Making an arm moving to a specific location and staying there

Hi can someone please explain to me how can I make an arm move to a specific location , I know it has something to do with encoders but I didn’t figure it out can someone give me an example code? Thanks

Um, I might recommend if i can find some code on github, but we have typically used limit switches in the past. Limit switches commonly used in FRC are usually small plastic boxes with a small piece of metal protruding from the box ( ) (Sorry that link is so long) Last year, we had pivoting arms on an elevator that when raised would contact a limit switch, resulting in us being able to maintain quick movement times- sorry, tangent. These limit switches simply return if they are pressed or not. In your situation, you could power the arm, and then apply code so when the arms make contact with the switch, the code stops the motor which powers the arms. Again, i’ll look around for code, but am typically more associated with the mechanical side of FRC, so it might not be exactly what you’re looking for.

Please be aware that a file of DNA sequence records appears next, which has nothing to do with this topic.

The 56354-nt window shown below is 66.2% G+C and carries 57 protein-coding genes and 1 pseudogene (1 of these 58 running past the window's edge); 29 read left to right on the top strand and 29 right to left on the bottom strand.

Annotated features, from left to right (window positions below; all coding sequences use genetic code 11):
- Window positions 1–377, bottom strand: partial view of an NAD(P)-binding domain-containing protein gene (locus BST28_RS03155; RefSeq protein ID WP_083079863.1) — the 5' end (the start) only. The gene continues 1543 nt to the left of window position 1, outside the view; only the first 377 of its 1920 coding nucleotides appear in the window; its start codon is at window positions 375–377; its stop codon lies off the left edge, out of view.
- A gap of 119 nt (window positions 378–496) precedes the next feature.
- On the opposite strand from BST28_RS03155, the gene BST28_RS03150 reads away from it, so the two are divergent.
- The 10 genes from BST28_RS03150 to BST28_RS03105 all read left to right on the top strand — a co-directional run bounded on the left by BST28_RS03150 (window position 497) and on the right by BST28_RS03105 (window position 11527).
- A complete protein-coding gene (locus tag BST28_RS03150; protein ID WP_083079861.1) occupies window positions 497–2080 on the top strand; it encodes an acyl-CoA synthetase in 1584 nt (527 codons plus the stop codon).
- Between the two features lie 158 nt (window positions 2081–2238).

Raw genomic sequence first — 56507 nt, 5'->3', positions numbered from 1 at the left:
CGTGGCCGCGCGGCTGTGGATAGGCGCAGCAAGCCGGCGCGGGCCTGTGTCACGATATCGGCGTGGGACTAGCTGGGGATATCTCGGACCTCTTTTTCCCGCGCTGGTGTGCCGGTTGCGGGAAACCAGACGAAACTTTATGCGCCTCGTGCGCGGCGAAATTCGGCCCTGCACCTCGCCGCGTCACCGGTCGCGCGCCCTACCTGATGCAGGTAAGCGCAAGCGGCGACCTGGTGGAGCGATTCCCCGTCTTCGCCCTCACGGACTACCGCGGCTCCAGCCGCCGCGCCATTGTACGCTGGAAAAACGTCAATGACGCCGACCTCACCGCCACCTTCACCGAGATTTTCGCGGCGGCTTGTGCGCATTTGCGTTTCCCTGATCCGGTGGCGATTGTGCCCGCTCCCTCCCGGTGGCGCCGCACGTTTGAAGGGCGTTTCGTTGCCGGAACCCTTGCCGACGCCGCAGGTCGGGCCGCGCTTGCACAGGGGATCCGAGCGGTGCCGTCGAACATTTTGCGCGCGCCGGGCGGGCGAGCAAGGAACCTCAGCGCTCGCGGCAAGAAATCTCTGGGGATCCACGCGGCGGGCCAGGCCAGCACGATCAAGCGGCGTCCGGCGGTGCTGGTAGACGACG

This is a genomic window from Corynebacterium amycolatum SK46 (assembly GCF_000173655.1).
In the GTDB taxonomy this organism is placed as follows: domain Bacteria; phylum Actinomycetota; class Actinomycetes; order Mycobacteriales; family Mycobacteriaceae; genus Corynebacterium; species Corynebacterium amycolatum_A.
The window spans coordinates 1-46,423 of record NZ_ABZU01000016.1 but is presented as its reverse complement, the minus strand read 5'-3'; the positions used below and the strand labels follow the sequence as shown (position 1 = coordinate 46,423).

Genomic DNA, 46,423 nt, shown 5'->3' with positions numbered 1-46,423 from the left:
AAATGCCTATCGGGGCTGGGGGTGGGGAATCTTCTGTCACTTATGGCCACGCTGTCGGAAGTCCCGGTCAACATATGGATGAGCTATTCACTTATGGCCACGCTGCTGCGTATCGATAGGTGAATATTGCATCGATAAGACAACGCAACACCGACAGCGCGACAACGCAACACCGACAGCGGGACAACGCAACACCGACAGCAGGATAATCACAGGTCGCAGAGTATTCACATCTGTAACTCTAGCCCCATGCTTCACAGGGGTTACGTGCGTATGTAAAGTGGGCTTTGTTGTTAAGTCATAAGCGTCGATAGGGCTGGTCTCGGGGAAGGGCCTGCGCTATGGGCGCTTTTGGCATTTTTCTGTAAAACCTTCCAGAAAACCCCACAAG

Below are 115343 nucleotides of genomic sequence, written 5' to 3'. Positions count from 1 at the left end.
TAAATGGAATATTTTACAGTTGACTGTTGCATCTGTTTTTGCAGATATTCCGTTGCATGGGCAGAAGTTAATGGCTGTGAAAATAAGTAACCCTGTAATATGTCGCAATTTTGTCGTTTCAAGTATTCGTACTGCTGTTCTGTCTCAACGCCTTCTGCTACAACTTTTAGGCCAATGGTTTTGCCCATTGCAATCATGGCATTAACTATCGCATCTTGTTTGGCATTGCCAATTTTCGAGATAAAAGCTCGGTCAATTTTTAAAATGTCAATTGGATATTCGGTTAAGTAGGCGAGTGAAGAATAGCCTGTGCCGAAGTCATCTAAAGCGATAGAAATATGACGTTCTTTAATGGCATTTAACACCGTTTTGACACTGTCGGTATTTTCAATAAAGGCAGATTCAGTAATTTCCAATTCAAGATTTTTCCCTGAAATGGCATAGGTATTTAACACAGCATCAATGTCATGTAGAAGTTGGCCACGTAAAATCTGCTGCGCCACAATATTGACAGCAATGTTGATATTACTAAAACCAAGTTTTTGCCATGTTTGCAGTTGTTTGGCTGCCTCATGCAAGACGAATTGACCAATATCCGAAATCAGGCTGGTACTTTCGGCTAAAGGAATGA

Update: Limit switch sample code published by team 4940:
(edit for update)
(edit for my poor spelling self)

The more general approach is to use an encoder on the mechanism and PID running either on the roboRIO or a smart motor controller (Talon SRX/FX or Spark MAX). If you explain your setup a bit more (what motor controllers and motors) I can point to some compatible example code.

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PID with feed forward is your friend.

Interactive arm tuning example

Our 2019 example, which includes both PID and trajectory planning… maybe not what you’d want if this is your first go-around, but here it is anyway.

Keep in mind - this is as much a programming problem as it is an overall system design and modeling problem. Expect to spend some time understanding the math of your system, and designing what you want it to do, long before before typing lines of code.


We use a mini cim with talon srx

Ok thanks

Thanks I don’t think that I could implement a limit switch in this case but thinks anyways

Of course

Here’s a general resource for understanding PID loops:

For actually programming them, the Phoenix documentation goes through everything you need to get it working:

Make sure you also follow the sections before that about sensor and motor controller bring up when you’re ready to test on an actual robot.

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What are you applying this to? A specific example would allow people to relate it to their previous designs/general knowledge and give more specified advice.

I don’t have an image but it’s a basic arm like in 2019

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